"I am grieving," said the Rev. LeRoi Simmons, a member of the Germantown Clergy Initiative, which fought for years to help the school and then to save it. "I'm really saddened by the brazen lack of concern for the children in central Germantown, and particularly in Germantown High School. There seems to be a disregard for the future of these children."
Most students will go to Martin Luther King High School, some to Roxborough High.
"You get to a hundred years and it's like everyone slams the door in your face," said Vera Peeples-Primus, a 1971 graduate and president of an active Germantown Alumni Association. "It's life, and you have to pick up the pieces and keep moving on. I just feel it's an unfair situation for the students."
Peeples-Primus was angry that state lawmakers could find $400 million to build a new prison, a replacement for Graterford, but little to educate children in Philadelphia.
"I hope when they sleep, they can't sleep," she said.
Alumni and staff had been looking forward to the school's centennial, eager to celebrate graduates who include Comcast cofounder Ralph Roberts, IBF light-heavyweight boxing champ Bernard Hopkins, and jazz great Kevin Eubanks.
But district administrators saw no future for Germantown. They saw an old, leaky building where enrollment has dropped 28 percent in two years to 676. Only one of five students met state standards for reading; in math, one of six. Only half of students graduate.
The rate of violent incidents at Germantown is among the highest in the district, and in 2007 the school made national news when math teacher Frank Burd suffered a broken neck in an attack by a ninth-grade special-education student.
But people who love Germantown say the test scores, while low, were improving. That after a decade of turnover in leadership - nine principals in 10 years - the school gained stability, even getting off the state's "persistently dangerous" list.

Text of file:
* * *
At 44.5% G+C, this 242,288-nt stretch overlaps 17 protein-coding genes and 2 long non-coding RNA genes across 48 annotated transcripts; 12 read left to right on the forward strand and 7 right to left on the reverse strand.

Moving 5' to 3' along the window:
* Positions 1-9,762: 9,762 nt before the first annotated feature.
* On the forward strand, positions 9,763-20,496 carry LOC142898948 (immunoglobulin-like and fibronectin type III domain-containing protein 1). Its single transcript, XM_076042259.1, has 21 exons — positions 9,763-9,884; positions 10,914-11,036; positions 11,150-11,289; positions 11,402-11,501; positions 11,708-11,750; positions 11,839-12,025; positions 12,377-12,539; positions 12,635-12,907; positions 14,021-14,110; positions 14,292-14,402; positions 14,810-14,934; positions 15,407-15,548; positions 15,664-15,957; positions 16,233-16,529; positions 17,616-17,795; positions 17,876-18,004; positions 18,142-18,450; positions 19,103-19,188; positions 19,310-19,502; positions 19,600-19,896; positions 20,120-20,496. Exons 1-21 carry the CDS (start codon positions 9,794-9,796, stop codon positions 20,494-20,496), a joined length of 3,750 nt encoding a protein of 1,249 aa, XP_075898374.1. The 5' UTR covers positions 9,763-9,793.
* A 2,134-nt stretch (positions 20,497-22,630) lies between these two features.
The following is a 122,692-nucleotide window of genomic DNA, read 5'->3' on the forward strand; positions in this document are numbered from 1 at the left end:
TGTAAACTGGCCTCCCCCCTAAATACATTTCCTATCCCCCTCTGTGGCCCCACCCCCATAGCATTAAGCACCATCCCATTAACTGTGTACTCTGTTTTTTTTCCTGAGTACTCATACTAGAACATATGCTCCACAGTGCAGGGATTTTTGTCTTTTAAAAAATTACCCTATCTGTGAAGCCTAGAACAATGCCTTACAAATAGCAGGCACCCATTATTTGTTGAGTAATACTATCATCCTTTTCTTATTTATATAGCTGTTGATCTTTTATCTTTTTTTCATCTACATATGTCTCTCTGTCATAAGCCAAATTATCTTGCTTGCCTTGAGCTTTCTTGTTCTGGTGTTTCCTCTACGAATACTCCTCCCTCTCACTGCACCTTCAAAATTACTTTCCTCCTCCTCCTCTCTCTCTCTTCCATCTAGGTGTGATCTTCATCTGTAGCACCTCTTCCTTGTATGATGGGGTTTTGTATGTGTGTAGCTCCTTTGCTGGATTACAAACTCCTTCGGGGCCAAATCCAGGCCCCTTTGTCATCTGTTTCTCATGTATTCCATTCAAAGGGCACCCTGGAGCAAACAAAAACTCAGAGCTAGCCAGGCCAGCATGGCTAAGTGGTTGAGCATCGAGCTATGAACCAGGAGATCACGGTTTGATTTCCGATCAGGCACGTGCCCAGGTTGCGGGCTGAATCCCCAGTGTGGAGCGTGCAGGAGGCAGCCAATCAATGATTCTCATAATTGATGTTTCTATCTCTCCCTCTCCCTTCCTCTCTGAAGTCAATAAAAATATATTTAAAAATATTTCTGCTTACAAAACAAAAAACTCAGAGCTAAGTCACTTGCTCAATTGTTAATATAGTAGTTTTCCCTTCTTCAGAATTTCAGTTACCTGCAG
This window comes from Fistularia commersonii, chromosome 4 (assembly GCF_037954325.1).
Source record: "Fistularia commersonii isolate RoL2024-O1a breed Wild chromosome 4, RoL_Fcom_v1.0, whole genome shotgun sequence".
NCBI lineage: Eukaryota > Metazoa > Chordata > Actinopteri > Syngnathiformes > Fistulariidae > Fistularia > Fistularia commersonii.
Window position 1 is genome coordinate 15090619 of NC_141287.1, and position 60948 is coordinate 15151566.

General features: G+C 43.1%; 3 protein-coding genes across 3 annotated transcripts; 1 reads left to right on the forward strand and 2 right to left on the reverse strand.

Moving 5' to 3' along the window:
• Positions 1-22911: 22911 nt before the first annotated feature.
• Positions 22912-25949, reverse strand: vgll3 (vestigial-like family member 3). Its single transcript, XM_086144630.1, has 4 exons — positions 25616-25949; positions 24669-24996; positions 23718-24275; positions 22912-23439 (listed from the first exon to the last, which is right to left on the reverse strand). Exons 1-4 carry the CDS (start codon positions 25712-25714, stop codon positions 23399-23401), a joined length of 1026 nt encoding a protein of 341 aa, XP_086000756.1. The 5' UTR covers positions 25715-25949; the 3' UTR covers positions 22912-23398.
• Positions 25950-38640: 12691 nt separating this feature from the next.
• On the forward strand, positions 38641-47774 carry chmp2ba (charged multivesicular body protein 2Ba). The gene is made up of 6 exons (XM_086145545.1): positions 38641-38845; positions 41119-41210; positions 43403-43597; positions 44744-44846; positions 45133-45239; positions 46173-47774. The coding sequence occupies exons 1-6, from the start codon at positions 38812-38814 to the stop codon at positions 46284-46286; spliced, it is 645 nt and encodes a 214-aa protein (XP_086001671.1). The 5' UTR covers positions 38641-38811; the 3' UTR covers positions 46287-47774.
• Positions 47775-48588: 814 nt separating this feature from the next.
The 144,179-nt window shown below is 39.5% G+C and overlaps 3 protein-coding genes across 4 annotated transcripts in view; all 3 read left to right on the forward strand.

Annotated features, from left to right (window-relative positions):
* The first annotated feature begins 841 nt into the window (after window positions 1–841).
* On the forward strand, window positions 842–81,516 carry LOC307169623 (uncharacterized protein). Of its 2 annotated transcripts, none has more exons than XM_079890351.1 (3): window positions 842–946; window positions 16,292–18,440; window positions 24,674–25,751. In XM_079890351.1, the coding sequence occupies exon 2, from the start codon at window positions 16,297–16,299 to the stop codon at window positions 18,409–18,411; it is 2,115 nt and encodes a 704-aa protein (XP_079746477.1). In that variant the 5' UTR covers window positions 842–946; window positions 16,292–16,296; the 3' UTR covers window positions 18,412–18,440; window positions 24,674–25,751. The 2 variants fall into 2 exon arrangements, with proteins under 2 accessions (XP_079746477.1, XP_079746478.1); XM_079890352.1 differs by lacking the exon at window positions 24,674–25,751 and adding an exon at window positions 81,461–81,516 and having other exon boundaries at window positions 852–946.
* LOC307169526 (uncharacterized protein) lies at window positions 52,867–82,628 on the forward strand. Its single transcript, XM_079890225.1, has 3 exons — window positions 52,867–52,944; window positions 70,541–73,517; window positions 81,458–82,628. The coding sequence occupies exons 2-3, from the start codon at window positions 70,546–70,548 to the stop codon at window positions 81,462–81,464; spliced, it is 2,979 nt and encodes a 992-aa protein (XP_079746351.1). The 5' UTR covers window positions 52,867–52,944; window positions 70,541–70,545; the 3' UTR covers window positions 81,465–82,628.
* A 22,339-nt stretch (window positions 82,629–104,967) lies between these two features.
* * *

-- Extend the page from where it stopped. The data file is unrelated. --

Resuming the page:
Ethnically, the school is 96 percent African American. Almost every student is poor. Physically, the structure at Germantown Avenue and High Street is an edifice from an earlier time, four floors marked by a grand marble entranceway. Parts of the building have been closed off as enrollment fell.
"The building is still standing, but a bomb went off and killed all the content therein," said Simmons. "It's unconscionable. It should be illegal. It's immoral. Absolutely immoral."
A few last days lay ahead. School ends on Friday for students, Monday for teachers.
Packing up books and papers has been difficult, said instrumental-music teacher Elisabeth D'Alassandro, a 10-year veteran who described her students as "energetic, talented, creative."
"I didn't want it to end like this," she said. "When I went to Germantown, I thought I'd retire from Germantown. They retired the building first."
To view a photo gallery of the last Germantown High School graduation, go to www.inquirer.com/germantownhighEndText